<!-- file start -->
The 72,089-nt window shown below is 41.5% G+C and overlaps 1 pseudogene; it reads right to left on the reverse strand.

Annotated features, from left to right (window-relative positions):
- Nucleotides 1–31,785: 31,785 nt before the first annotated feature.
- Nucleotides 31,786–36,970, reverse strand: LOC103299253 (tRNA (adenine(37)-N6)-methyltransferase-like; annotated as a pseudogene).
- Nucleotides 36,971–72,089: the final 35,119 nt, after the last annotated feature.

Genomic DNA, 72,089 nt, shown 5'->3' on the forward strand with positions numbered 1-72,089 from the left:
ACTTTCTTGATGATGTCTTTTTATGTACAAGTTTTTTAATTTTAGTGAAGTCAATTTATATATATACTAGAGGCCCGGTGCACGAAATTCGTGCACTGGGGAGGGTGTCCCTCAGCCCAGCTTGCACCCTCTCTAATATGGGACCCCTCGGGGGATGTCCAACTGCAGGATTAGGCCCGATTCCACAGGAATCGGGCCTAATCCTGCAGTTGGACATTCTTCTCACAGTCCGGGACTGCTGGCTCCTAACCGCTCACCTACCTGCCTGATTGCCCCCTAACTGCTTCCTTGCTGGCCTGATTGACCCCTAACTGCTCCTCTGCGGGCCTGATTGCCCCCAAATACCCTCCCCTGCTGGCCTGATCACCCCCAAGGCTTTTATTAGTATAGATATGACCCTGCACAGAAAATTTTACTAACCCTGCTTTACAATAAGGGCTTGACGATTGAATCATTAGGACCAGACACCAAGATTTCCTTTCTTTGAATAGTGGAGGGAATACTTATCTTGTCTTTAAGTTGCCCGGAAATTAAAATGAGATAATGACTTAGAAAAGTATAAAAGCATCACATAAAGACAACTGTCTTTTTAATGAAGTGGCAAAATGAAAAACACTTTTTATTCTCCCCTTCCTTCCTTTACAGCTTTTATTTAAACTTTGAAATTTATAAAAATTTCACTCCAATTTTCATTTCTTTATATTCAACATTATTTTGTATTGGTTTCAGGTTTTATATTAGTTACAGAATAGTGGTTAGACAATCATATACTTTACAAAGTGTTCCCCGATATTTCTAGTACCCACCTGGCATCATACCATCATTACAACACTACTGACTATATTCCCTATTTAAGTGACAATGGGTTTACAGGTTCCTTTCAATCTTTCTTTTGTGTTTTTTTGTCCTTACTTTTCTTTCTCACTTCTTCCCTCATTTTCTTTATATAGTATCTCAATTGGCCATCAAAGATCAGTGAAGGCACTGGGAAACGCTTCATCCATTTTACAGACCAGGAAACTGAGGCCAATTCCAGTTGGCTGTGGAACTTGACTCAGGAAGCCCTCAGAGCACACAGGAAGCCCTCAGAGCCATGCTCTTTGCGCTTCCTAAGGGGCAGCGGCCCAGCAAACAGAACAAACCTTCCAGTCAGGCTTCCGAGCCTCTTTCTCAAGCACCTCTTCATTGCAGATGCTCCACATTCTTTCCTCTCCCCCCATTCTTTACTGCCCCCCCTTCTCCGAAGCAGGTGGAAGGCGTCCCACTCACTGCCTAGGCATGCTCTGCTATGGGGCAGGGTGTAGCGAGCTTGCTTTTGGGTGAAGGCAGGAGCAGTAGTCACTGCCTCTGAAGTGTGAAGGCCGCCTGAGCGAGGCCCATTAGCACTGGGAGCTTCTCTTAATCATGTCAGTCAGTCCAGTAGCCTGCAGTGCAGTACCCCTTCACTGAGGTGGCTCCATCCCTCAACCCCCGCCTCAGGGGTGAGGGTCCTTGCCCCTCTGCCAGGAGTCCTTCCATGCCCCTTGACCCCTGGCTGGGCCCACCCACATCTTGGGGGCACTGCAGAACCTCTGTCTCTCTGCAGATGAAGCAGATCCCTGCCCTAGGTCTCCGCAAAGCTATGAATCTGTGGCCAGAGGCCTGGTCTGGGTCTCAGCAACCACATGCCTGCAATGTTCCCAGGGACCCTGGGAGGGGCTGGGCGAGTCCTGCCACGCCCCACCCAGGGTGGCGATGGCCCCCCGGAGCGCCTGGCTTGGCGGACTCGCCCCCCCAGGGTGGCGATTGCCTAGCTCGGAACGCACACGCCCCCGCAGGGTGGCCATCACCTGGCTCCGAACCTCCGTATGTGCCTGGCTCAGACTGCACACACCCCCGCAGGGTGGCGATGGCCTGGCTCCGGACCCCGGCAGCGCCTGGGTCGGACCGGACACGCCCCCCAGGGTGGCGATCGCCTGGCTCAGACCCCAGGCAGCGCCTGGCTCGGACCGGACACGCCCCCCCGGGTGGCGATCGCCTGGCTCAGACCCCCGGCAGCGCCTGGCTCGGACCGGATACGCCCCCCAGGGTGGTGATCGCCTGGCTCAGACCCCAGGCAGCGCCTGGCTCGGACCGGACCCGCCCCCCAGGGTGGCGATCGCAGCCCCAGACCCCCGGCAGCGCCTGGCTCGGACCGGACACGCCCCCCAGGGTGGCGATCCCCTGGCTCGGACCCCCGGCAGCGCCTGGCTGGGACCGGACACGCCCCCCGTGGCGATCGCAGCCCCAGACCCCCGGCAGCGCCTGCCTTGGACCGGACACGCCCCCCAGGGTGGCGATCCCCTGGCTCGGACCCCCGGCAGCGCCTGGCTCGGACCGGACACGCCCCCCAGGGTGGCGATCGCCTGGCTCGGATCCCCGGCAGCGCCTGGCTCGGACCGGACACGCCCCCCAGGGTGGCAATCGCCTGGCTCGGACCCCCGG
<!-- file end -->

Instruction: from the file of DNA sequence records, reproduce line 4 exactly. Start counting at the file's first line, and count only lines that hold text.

- Nucleotides 31,786–36,970, reverse strand: LOC103299253 (tRNA (adenine(37)-N6)-methyltransferase-like; annotated as a pseudogene).